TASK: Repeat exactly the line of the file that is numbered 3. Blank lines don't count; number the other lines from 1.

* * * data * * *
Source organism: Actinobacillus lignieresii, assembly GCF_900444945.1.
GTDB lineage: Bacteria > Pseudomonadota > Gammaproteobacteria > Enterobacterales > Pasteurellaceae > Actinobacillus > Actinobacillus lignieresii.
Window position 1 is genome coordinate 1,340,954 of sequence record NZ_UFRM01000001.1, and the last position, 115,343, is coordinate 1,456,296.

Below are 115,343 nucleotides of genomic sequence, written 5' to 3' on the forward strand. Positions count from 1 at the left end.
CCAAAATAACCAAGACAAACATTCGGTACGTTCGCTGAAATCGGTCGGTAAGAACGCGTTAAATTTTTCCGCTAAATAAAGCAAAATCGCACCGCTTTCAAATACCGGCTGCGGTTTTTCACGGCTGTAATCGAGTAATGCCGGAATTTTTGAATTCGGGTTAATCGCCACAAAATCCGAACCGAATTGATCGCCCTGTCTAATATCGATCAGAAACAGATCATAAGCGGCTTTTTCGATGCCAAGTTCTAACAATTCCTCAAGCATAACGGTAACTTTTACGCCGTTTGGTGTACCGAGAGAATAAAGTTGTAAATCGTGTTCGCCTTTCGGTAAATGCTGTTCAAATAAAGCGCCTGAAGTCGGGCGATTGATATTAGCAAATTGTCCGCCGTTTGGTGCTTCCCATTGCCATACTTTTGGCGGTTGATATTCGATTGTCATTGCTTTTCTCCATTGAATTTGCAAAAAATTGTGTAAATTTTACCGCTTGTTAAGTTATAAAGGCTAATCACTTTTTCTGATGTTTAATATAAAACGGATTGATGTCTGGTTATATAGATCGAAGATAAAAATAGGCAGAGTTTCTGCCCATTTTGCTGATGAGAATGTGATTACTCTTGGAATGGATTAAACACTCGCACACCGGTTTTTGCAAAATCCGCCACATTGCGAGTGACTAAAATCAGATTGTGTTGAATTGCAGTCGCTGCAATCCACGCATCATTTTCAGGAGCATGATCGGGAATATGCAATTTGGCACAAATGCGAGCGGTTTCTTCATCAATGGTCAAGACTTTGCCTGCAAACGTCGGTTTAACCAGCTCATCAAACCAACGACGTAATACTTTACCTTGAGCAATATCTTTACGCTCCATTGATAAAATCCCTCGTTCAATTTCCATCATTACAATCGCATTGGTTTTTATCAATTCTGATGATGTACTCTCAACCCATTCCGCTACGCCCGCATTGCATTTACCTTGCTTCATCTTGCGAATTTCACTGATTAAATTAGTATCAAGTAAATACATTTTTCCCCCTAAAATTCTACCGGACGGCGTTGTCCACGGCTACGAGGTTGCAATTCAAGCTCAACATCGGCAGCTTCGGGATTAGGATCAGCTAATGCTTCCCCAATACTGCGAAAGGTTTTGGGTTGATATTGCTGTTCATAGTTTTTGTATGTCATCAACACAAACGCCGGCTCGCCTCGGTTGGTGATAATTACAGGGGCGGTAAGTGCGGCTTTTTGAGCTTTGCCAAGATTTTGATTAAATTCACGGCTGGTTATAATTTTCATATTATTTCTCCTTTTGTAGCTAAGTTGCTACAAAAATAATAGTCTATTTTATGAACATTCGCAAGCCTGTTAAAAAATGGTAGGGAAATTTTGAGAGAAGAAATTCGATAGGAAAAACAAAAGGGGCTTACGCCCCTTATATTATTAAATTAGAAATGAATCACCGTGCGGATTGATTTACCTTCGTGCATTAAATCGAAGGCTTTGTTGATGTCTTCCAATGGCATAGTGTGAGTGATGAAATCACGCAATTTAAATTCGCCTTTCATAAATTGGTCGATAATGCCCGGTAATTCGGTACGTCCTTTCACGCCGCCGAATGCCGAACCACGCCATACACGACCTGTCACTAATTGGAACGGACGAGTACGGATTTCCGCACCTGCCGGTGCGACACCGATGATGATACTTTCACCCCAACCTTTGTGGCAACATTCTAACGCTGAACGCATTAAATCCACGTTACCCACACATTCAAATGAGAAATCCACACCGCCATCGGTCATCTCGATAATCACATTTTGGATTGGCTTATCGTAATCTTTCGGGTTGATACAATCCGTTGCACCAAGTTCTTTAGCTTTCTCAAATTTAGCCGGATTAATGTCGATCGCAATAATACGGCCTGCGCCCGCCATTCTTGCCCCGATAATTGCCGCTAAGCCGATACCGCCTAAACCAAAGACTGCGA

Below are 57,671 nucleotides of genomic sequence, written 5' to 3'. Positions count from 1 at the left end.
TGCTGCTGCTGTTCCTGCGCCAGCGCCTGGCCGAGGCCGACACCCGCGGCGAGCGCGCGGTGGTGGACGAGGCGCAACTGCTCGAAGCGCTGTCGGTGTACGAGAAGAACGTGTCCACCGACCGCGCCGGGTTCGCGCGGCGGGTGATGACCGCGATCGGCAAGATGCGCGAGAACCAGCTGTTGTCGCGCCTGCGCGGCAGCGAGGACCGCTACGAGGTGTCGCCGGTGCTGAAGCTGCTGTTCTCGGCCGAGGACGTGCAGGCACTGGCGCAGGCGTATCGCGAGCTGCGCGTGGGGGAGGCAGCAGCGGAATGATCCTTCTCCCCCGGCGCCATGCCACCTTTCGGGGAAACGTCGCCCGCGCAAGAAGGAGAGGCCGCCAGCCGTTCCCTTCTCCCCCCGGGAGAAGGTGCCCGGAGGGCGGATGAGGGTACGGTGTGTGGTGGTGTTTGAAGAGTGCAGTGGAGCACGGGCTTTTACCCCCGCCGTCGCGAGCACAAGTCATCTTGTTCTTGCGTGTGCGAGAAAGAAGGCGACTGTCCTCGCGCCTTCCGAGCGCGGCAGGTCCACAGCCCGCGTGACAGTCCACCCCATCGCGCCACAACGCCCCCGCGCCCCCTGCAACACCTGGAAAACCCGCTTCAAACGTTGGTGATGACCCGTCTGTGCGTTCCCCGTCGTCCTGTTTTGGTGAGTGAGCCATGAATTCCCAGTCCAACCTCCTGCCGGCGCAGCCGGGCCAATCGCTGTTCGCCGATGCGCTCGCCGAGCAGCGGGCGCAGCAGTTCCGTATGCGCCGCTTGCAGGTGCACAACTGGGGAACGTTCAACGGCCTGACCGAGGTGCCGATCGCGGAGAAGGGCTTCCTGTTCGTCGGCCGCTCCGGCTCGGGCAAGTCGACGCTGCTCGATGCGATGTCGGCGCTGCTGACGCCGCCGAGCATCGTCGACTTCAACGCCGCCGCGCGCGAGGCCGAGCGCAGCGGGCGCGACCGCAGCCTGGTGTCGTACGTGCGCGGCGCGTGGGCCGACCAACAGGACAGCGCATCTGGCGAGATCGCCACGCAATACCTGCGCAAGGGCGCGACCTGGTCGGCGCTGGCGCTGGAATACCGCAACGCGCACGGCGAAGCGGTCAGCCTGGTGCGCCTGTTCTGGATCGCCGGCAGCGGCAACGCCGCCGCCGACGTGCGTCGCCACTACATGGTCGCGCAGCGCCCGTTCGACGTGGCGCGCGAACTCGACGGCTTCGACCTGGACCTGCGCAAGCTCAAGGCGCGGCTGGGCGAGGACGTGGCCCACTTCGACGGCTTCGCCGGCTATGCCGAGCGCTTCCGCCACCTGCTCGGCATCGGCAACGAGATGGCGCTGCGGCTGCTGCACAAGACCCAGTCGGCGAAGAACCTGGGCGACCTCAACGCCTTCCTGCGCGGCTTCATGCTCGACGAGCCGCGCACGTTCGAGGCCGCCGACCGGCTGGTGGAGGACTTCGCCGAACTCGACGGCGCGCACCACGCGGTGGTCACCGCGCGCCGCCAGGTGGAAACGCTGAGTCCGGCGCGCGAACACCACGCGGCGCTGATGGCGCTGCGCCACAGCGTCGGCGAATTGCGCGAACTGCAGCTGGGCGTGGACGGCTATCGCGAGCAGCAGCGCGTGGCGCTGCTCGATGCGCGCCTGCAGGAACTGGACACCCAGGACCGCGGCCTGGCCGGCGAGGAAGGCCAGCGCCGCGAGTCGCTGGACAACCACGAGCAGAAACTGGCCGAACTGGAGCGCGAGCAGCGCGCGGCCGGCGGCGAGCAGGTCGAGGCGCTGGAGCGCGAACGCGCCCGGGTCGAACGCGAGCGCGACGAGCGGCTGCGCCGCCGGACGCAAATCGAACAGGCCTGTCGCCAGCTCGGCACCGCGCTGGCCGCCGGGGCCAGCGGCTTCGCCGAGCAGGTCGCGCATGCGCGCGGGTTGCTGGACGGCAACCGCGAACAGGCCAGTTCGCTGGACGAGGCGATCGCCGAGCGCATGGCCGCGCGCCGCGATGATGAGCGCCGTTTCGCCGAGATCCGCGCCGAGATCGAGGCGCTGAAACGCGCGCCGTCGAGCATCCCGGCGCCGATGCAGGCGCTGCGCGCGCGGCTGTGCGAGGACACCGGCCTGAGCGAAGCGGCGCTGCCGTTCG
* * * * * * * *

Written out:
Window position 1 is genome coordinate 1,340,954 of sequence record NZ_UFRM01000001.1, and the last position, 115,343, is coordinate 1,456,296.